TL, though not really ever taking a huge gold lead, were able to fight for every neutral objective on the map. Sure the drakes they got — double ocean and double infernal — aren’t the most exciting, but they do help nonetheless.
In their brief moment of revenge, C9’s new mid laner Nisqy stole Baron from Xmithie at 34:30 with a well-timed Syndra combo. Svenskeren died in the pit for his attempted steal, but it isn’t often you see Xmithie miss a smite.
Team Liquid were still able to group up and fight around Elder Drake. Doublelift shredded through Svenskeren, giving TL access to the pit and an uncontested five stack Elder. With that in hand, TL were able to rampage through C9’s base to take double inhibitors.
C9 tried to force a fight down mid lane, but TL won the fight handily three-kills-to-one. They knocked down the double turrets and Nexus just after 40 minutes, securing the season head-to-head result over 2nd place Cloud 9. Jensen and Doublelift both went deathless in this one. Doublelift’s Kai’Sa finished 5/0/6, while Jensen’s Orianna finished 4/0/12 for an impressive 16 of 18 kill participation against his former team.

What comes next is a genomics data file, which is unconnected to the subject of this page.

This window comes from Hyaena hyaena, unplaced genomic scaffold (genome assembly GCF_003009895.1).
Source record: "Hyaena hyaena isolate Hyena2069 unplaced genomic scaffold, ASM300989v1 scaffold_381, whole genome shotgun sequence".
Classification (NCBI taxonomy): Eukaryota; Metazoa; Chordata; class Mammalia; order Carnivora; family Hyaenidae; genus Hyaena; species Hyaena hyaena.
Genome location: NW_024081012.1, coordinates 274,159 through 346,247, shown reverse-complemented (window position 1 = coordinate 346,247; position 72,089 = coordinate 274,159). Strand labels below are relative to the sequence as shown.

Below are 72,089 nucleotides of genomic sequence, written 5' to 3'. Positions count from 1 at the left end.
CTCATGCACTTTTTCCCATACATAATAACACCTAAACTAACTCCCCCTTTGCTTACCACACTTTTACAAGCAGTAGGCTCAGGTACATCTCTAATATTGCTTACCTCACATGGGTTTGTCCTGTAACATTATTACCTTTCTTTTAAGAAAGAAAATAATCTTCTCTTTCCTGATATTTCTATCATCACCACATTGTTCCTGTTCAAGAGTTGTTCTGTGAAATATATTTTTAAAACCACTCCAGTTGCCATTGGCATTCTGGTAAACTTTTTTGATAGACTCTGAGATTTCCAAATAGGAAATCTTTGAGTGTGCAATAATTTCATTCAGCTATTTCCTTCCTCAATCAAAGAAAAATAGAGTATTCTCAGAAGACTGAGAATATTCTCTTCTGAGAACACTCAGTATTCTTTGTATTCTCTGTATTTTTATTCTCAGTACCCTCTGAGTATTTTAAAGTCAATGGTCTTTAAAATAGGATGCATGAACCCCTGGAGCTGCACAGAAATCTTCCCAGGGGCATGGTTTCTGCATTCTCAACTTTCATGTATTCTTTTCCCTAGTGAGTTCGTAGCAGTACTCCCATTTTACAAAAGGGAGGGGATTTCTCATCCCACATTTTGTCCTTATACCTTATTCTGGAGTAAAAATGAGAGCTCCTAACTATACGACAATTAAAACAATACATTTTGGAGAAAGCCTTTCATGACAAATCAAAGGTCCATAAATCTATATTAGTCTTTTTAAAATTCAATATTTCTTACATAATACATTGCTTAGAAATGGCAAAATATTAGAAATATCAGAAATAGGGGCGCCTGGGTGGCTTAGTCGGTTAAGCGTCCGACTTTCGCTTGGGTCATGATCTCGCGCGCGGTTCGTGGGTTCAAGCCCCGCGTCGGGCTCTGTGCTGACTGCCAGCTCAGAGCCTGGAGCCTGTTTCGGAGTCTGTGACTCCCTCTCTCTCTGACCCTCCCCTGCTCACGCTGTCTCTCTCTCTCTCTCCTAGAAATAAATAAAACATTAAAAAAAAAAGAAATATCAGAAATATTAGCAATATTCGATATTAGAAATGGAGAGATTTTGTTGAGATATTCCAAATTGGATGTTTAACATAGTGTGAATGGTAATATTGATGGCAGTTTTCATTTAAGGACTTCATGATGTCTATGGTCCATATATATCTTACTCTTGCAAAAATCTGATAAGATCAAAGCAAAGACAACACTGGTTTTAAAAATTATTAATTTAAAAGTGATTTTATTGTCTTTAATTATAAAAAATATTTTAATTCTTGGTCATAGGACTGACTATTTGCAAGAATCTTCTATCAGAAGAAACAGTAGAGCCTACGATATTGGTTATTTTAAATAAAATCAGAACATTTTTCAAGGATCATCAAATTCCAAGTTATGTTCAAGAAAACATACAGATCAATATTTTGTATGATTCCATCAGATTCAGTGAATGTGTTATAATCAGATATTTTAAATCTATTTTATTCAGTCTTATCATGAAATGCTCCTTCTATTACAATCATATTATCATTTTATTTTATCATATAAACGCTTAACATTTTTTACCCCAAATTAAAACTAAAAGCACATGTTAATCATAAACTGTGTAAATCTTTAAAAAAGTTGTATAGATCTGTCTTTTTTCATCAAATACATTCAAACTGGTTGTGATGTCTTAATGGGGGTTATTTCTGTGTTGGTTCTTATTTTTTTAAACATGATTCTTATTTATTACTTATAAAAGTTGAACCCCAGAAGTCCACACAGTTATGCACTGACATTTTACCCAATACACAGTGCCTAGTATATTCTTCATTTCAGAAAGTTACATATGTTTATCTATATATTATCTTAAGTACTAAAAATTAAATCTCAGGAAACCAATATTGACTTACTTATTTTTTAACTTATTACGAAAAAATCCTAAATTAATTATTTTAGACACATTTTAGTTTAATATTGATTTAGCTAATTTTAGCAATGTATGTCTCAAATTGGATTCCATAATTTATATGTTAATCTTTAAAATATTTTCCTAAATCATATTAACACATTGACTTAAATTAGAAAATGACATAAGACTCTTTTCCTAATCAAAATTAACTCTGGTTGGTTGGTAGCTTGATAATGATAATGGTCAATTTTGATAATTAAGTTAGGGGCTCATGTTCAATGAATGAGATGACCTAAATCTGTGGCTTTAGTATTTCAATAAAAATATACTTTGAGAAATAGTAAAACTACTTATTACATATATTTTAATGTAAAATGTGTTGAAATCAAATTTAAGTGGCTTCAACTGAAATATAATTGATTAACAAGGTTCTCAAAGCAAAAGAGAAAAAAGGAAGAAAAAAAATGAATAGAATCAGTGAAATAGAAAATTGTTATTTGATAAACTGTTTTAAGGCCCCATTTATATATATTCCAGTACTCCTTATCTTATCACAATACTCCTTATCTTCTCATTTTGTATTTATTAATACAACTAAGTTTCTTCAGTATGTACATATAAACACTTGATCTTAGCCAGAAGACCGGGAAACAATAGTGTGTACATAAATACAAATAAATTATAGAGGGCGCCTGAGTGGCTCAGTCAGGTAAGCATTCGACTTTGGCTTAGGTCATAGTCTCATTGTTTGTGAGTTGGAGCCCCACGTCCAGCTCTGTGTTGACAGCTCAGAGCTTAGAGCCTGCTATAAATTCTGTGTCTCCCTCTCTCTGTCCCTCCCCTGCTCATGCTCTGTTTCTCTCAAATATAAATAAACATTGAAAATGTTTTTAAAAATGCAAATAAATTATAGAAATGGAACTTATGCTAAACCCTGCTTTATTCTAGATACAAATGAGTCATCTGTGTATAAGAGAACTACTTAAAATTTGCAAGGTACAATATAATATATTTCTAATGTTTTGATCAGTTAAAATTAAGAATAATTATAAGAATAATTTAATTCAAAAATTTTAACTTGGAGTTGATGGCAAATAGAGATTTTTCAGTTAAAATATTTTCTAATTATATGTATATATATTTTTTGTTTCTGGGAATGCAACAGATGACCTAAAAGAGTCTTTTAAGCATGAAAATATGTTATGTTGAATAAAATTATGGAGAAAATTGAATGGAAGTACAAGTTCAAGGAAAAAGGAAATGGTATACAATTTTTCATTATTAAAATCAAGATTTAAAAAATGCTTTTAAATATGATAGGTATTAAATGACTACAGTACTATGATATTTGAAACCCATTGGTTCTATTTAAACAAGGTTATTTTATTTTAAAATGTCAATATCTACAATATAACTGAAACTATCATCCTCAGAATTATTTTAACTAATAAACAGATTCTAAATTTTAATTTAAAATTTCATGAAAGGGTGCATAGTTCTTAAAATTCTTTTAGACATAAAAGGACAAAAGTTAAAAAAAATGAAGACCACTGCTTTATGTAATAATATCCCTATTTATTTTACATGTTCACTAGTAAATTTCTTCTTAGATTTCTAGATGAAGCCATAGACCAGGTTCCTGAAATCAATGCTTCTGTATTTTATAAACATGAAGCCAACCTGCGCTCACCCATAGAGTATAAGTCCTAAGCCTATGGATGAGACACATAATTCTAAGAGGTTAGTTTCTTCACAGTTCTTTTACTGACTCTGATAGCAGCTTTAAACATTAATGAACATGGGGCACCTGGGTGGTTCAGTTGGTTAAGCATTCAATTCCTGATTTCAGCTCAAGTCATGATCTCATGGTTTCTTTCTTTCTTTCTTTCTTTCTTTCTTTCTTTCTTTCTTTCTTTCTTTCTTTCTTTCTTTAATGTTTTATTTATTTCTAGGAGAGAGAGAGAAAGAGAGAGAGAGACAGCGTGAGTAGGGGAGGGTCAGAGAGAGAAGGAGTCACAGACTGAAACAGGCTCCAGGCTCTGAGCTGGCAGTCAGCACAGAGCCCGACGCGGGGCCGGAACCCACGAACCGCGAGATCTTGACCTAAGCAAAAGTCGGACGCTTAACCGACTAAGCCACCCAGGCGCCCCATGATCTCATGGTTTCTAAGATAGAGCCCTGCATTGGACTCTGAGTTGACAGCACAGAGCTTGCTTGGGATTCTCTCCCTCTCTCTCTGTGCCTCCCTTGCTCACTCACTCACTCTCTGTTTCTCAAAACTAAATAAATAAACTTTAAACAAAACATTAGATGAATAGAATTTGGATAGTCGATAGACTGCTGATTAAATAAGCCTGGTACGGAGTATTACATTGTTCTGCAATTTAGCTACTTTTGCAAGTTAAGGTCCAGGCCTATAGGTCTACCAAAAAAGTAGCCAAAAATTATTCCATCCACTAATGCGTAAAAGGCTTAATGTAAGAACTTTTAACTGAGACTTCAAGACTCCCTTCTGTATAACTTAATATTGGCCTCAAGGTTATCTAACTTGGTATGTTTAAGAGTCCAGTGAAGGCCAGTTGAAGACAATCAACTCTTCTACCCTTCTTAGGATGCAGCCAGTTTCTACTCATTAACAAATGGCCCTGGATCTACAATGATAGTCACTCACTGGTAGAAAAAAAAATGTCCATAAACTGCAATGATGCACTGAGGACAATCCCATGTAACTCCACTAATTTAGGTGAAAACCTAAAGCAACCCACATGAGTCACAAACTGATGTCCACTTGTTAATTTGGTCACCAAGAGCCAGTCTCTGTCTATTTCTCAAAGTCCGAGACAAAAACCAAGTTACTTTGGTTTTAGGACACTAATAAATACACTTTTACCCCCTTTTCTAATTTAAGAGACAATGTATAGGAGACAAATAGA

Team Liquid should only need to win two of their final four games to take the regular season title in the LCS. They will be heavily favored in their matches against Clutch Gaming, FlyQuest, and Echo Fox before their finale against Team SoloMid.
Cloud 9 also will only need two wins in their final four to clinch 2nd and a 1st round playoff bye, as they won the season series against TSM 2-0. They play Echo Fox, OpTic Gaming, FlyQuest, and Clutch Gaming to end the regular season.
100 Thieves Blow Big Lead To TSM
The gold lead for 100 Thieves had ballooned to 5.9k at 25 minutes. 100 Thieves were ahead six kills to one, four turrets to zero, and already had a triple mountain drake stack — giving them insane pressure on neutral objectives at only 25 minutes. How could they lose from here?
Well, as we’ve seen throughout the season, 100 Thieves have struggled with macro and this game was no different. TSM used Nocturne ults to make proactive plays, while 100T struggled to actually push their lead in any meaningful way.
It also didn’t help that when 100 Thieves finally tried to take Baron at 32 minutes, Akaadian stole it from AnDa. 100 Thieves tried to pull off, but Bjergsen jumped in to deal enough damage to get it in smite range for Akaadian to finish it off. It was just another blown call from 100T in a season full of them.
Through all of this, 100T still managed to push down two inhibitors by 42 minutes. Triple mountain is just that strong, and the team still had a very beefy frontline for Bang’s Sivir. TSM pushed them away from taking the 3rd inhibitor, but 100T left with a large chunk of TSM’s base.